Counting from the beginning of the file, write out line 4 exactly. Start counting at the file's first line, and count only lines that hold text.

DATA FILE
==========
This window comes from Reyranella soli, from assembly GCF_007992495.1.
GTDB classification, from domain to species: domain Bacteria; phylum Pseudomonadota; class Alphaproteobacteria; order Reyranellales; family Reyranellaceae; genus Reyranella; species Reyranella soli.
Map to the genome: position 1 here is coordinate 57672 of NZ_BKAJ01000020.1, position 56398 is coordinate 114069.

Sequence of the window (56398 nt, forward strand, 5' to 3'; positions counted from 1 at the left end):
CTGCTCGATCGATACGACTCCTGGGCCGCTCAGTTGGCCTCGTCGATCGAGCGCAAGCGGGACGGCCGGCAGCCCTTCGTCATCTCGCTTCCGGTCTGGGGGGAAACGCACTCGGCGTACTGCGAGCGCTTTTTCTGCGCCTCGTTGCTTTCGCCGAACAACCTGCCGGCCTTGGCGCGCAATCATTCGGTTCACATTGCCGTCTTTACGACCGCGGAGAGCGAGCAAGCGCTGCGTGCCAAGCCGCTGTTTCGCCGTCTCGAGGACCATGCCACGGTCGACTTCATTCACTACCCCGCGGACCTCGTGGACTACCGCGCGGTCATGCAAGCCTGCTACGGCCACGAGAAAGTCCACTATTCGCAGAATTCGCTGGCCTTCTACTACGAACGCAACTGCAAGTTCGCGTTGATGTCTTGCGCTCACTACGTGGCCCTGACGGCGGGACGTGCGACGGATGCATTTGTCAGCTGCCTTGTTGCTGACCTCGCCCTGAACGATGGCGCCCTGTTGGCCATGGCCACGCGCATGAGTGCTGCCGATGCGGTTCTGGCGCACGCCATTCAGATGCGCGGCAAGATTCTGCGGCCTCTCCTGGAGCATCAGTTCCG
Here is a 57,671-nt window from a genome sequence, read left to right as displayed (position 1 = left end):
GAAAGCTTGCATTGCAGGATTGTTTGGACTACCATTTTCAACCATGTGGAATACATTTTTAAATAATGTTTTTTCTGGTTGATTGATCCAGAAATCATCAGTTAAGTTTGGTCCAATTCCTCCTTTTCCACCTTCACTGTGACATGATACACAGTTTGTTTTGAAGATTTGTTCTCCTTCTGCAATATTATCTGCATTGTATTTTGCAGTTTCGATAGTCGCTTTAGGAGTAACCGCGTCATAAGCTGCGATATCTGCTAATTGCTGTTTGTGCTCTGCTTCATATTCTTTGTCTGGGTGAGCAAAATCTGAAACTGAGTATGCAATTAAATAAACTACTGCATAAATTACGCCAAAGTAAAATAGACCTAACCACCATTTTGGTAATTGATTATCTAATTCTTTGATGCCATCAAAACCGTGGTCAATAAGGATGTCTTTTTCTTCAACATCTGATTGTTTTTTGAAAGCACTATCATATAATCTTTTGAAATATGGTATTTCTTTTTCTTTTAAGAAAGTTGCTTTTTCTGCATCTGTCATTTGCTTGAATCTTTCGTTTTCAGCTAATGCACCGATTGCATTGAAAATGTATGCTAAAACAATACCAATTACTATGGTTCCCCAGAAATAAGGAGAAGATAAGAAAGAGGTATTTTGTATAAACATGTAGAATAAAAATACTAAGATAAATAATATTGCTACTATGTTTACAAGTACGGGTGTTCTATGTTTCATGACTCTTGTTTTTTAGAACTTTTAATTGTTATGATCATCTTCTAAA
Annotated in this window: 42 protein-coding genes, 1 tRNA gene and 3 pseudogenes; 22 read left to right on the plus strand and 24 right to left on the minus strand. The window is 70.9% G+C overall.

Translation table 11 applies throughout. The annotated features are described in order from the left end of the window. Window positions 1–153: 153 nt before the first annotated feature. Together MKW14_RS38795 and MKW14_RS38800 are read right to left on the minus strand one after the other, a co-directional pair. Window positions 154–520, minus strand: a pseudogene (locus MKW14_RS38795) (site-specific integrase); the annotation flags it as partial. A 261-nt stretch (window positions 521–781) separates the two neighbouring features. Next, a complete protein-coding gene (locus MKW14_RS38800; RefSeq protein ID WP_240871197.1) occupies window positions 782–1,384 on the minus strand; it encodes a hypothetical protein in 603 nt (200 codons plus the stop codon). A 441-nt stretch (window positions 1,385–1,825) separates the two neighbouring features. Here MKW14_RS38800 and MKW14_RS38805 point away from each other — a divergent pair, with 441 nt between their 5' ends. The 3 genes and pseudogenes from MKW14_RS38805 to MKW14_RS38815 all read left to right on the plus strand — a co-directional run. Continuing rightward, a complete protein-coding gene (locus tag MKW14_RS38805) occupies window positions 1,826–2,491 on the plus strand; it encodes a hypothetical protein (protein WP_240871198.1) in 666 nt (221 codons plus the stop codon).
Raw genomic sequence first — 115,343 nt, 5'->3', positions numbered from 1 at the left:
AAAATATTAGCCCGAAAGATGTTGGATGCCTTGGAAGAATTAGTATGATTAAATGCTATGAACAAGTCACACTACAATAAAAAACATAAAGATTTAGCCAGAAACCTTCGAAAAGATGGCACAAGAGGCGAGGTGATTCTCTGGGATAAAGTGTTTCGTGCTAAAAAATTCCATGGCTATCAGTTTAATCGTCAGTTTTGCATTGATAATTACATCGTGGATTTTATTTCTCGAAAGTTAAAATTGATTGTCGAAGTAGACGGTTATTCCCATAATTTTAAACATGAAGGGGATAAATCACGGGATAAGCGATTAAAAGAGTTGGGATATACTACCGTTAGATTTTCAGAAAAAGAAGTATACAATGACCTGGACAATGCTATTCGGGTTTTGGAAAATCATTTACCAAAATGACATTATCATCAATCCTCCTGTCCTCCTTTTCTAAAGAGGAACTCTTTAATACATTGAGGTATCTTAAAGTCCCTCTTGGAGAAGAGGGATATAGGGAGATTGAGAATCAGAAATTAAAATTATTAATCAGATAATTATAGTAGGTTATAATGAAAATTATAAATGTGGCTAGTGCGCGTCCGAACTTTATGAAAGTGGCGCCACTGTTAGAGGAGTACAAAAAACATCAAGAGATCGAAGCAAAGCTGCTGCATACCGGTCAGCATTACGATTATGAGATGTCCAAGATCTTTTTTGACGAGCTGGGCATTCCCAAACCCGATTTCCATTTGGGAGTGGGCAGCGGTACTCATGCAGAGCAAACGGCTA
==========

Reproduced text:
Sequence of the window (56398 nt, forward strand, 5' to 3'; positions counted from 1 at the left end):